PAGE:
On the other hand he also bought me Withers and a singing sunflower, making him sort of giant fire-breathing bi-polar Father Christmas, bringing stuffing stockers to good dwarves and lumps of coal to miners.
My active character set is neatly bifurcated, if we leave aside my mopey level 70 bank alt: three level 80s, three leveling characters. The nice thing about this is that I realized last night that my Cataclysm experience is going to be similarly bifurcated: my intention is to level the three 80s in parallel (which of course will take longer), spreading them across as many different zones as I can (although Belmann will probably still do almost everything there is to do); and to level the other three characters in different zones (if possible).
It’s this latter part that has been great fun since the world got broken apart and rewritten. I spent a few hours with Belmann running around looking at things and saying “oooh, that’s shiny and new”, then sent the three low level characters off in different directions, hopefully to take different paths to level 60. And straight up, I’m going to say that Blizzard have done a superb job of preparing content and zones to make the progress from 1 to 60 smooth and fast while still being engaging.
I nipped off to WoWWiki to find out the new zone/level matrix, and was excited to see that Glymly the hunter could head off to the redesigned Eastern/Western Plaguelands, Maarisuu the baby tank could go to a freshly submerged Thousand Needles, and Hanaarrgh the rogue (yes, my secret project is to try a rogue again) could continue in Westfall – exciting for all three because I knew that they’d redesigned all zones. And boy, have they ever redesigned. At a simplistic level, I am loving the sense of the old world having advanced about 8 years, and the references from the new content back to the old versions filled with humour that is often only going to make sense to players who started with Vanilla – a whole new world of easter eggs just for us.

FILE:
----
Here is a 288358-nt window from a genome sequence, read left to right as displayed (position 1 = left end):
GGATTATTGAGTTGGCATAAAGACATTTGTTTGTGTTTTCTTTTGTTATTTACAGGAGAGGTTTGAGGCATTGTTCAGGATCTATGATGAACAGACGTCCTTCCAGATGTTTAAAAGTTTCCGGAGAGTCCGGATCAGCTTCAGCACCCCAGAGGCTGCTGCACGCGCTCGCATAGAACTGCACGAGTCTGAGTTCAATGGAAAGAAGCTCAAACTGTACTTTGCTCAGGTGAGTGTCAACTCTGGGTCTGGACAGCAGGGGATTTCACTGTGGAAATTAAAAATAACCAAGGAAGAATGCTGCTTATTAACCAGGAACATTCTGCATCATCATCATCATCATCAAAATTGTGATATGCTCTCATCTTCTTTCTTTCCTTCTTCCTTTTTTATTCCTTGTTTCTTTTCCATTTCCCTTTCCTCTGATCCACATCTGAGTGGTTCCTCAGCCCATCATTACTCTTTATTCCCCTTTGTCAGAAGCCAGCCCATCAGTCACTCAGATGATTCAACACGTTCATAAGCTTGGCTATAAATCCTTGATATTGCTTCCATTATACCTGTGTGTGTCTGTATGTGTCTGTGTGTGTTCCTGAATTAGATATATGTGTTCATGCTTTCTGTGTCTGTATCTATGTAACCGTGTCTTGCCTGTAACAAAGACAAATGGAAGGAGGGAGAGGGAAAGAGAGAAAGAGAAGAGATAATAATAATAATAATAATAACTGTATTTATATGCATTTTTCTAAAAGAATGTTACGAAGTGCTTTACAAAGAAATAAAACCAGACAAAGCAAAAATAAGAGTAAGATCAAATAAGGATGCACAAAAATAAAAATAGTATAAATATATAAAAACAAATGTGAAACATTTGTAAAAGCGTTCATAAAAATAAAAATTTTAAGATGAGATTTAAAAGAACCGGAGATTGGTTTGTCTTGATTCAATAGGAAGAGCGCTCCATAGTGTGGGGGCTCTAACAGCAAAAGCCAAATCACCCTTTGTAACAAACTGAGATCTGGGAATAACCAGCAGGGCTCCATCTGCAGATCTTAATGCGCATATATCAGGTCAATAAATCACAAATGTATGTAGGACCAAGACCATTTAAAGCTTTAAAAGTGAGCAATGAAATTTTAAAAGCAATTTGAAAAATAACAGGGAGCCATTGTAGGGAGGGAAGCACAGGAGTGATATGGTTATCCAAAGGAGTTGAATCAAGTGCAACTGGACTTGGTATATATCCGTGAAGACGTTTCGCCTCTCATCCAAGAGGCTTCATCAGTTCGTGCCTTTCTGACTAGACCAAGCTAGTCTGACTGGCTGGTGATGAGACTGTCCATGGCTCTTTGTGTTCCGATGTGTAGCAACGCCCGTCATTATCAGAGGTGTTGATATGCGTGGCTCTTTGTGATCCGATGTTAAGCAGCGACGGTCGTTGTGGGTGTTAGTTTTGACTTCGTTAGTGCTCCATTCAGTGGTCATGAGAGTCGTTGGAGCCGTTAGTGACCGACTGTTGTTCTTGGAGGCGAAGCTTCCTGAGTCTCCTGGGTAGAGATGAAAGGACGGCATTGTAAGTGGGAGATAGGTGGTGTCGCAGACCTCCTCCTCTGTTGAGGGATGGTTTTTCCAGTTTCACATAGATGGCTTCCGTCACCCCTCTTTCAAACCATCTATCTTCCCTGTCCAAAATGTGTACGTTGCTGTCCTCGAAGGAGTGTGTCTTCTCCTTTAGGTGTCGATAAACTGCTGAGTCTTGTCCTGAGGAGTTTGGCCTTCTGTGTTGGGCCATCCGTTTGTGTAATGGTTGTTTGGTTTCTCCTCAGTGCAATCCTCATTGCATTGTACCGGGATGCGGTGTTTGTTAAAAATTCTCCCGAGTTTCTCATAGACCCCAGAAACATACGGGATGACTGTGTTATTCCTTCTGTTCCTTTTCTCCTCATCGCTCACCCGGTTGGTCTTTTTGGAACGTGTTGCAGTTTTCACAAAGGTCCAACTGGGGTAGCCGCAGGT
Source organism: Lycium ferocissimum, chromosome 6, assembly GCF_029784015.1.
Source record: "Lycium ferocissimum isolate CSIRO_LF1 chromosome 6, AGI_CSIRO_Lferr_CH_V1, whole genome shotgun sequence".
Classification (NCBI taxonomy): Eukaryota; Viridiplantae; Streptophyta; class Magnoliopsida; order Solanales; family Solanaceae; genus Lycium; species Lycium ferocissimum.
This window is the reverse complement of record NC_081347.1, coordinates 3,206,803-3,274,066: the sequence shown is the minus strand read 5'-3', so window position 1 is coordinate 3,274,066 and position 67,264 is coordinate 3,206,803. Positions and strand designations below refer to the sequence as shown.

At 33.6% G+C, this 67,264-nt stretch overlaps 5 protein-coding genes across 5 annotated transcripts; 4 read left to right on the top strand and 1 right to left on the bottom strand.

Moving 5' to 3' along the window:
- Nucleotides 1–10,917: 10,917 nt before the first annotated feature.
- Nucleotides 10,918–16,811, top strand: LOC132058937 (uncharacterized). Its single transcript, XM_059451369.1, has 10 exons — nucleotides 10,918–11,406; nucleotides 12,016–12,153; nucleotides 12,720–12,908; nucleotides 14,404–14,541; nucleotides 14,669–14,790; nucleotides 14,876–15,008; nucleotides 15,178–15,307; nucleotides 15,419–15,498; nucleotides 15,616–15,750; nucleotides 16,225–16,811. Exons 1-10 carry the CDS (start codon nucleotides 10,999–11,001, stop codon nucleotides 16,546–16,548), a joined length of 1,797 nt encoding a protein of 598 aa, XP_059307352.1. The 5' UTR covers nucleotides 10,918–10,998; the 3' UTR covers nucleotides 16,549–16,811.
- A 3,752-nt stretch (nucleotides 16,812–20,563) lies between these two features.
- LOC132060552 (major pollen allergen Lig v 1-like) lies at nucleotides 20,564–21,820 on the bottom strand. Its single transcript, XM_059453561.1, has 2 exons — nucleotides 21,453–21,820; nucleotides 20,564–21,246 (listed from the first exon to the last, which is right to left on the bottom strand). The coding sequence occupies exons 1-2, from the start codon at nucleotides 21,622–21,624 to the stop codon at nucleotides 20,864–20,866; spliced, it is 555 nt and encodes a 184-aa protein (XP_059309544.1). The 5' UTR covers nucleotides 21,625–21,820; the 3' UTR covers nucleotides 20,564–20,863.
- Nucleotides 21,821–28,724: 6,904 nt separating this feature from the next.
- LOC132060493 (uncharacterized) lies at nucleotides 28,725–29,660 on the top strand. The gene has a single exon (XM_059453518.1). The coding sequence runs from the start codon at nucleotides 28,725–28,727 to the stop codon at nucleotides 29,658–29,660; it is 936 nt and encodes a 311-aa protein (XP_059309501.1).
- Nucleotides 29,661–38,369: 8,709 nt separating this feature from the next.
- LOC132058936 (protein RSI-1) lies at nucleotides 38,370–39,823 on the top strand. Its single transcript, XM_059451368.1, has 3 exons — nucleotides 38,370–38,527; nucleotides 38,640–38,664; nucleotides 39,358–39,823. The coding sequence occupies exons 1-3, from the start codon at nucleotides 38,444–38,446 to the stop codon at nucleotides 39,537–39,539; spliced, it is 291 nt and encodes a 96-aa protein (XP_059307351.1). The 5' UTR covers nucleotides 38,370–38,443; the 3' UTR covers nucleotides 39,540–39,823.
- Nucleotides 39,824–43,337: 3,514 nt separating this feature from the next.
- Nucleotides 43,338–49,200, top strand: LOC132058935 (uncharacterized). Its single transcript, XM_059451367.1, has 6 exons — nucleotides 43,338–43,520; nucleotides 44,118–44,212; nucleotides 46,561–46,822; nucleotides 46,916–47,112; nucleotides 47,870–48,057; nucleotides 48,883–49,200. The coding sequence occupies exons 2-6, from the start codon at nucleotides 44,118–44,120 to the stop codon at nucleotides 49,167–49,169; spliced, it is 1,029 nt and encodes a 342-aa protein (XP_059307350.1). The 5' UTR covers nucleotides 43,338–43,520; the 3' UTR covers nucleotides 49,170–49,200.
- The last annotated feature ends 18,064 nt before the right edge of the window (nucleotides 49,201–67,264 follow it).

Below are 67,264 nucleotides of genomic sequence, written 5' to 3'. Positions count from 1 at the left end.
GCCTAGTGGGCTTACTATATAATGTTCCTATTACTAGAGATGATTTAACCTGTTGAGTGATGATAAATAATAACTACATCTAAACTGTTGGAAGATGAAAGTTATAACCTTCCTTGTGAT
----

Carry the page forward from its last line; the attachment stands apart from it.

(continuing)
Western Plaguelands was probably just under Glymly’s level, and I think that he started in the middle of various questlines before being shunted off to Eastern Plaguelands quickly. WPL has been radically overhauled, thematically, and most of it has either been reforested, or is being reforested, with quests that carry through the theme of various forces working to rehabilitate the zone now that the Scourge has been defeated. He entered EPL with a bread-crumb quest to find a (worgen) NPC at the border of the zone. That NPC set him off for a couple of quick quests due north and south along the river, then invited him to climb on her peddler’s wagon to drive to the next quest hub. He’s finished most of the quests there (hey, alliance has finally secured at least one of the towers, and built a permanent base there), and presumably will get bread-crumbed along to the next hub. There are two aspects for me that highlight just how much effort and careful planning has gone into content that a lot of players will just grind through as quickly as possible: they have put in a *lot* of new flight points, eliminating virtually all of the horribly slow travel that characterised Vanilla, and thus speeding up the levelling process; and the quests have been carefully designed to provide a logical flow of development (both of plot and character).